Johnny's Famous Reef Restaurant
2 City Island Ave., Bronx 100464

(6 train to Pelham Bay Park, then take the Bx29 bus to the end of the line)

Wednesday, June 19, 2013

Lao Dong Bei (老东北風味), pt. 2

Lao Dong Bei (老东北風味) has held its undisputed place as my favorite restaurant in Flushing for over 6 months now, and, after trying yet another stellar dish this evening, I realized it's time for a new post.

Another delightful little freebie made its appearance tonight:  green beans pickled with a bit of carrot and garlic, with what is essentially kimchi. A bit spicy, but only just enough to tickle the taste buds:

I always find it interesting to try to guess from the name of the dish whether it's going to be "dry" or in some sort of sauce. When I ordered Hot & Spicy Ribs (xiāng là xiǎo zhū pái - 香辣小猪排), I somehow just assumed it would be simmered in a sauce. So, I was a little surprised when this came out:

The surprise, however, was by no means an unpleasant one. Chunks of pork spareribs were fried until just crispy on the outside, moist and tender on the inside, with dried red chili peppers, ginger, scallion, and garlic (and, if I'm not imagining it, a hint of cumin). They were then tossed with whole roasted peanuts and cilantro stems. The result, as with any great dish, is more than the sum of its parts. I thought the dish was balanced perfectly: every time I wanted a contrast to the pork, I had a few peanuts, and the cilantro stems were the perfect aromatic counterpoint and just-different-enough kind of crunch to hold ones interest completely. The amounts of each at the end turned out to be exactly right.

On the menu, there is a misprint of one letter in the name "Fresh Fish in Hot Bean Pasta", but it’s an important difference: it should be "Hot Bean Paste" (dòu bàn huó zé yú - 豆瓣活鰂魚, the fish in question, 鰂魚, being tilapia). Most versions of this dish I've had come out red with chili... this one, as you can see, is all brown, and barely spicy.

No matter – it’s a rich, satisfying, earthy flavor. And the tilapia, naturally, is done perfectly.

If the gauge is "number of times ordered", my favorite dishes here are Baby Cabbage with Meatball Soup and the Chicken in Orange Flavor (chén pí jī - 陳皮雞). Chén pí (陳皮) is literally "dried tangerine peel" (often used medicinally in China), and that is exactly what is used. While the sauce is sweet, the bitterness of the dried tangerine peel - and the zing of the dried red pepper - perk up the flavor considerably, eliminating completely the danger if it becoming cloying. Although it's an overused word in food writing, "addictive" - it least when it comes to me - is the right word here.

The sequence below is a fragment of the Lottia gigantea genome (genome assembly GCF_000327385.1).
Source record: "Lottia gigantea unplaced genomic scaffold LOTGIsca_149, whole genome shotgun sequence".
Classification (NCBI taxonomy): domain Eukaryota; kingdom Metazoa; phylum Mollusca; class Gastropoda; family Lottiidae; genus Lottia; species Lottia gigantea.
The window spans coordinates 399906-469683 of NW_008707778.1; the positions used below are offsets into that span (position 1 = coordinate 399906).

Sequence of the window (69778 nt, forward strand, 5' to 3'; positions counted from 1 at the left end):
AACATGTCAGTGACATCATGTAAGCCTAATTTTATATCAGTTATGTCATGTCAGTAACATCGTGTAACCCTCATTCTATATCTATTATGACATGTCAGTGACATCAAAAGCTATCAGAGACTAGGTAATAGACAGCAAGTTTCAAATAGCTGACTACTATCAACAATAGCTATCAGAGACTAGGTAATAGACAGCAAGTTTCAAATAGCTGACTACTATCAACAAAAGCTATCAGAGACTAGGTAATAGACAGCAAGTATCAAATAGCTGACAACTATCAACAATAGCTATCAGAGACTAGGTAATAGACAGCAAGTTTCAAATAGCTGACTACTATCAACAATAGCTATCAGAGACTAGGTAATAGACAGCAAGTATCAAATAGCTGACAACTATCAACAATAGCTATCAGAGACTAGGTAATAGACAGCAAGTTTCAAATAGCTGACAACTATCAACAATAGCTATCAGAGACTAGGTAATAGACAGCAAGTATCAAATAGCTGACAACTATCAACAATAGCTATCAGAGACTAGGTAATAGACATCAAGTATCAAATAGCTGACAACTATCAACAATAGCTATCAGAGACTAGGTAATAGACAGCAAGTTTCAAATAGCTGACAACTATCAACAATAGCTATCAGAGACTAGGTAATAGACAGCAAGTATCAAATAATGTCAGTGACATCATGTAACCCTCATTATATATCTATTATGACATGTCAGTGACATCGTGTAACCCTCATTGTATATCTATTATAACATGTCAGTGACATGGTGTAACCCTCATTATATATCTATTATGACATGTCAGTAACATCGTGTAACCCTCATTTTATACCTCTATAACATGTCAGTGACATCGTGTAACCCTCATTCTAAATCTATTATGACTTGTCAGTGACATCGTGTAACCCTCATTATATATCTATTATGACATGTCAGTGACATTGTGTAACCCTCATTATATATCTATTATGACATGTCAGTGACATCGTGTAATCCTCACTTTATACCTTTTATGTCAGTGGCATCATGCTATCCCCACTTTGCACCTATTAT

There's another "orange" dish on the menu here, one of which the establishment is quite proud, Fried Pork in Orange Sauce (guō bāo ròu - 鍋包肉). This seems to be a classic northern Chinese dish (other northern Chinese restaurants in Flushing offer it, like Spicy Road), but its character is quite different from the above chicken dish. No tangerine peel, for one thing, and no hot peppers - the sweet, sticky sauce is similar, though, subtly flavored with orange and ginger. My Chinese vocabulary guru Audrey tells me that guō bāo means that the meat (ròu) has been marinated with rice wine, salt and chicken stock before deep-frying. Which seems entirely plausible. An excellent dish, however it's done.

Another northern classic, jiān jiāo gān dòu fǔ (尖椒乾豆腐 - Dry Bean Curd with Hot Pepper), is, I think, on the menu at every northern restaurant in Flushing. Lao Dong Bei's is as good as any version around:

Hóng shāo ròu (紅燒肉 - Braised Pork) is another pork dish with yet a completely different character. Hóng shāo refers to a dish that is simmered in soy sauce and sugar (there's usually some star anise in there, too) – it means, literally, "red-cooked". A classic preparation and a wonderful way to cook pork belly. It's divine comfort food. (Pardon the reflective glare... STILL getting the hang of the picture-taking thing.)

I've had a small spate of experiences lately where I have been made to feel like a rather unwelcome outsider at some Chinese restaurants around NYC (this is often a problem at Fujianese restaurants, but certainly not limited to them). So it delights me to be able to tell you that the charming hostess - the wife of the chef - appears, even though her English is quite limited, genuinely pleased that you are dining in their establishment. And the invariably excellent food makes you pleased you're dining there, as well.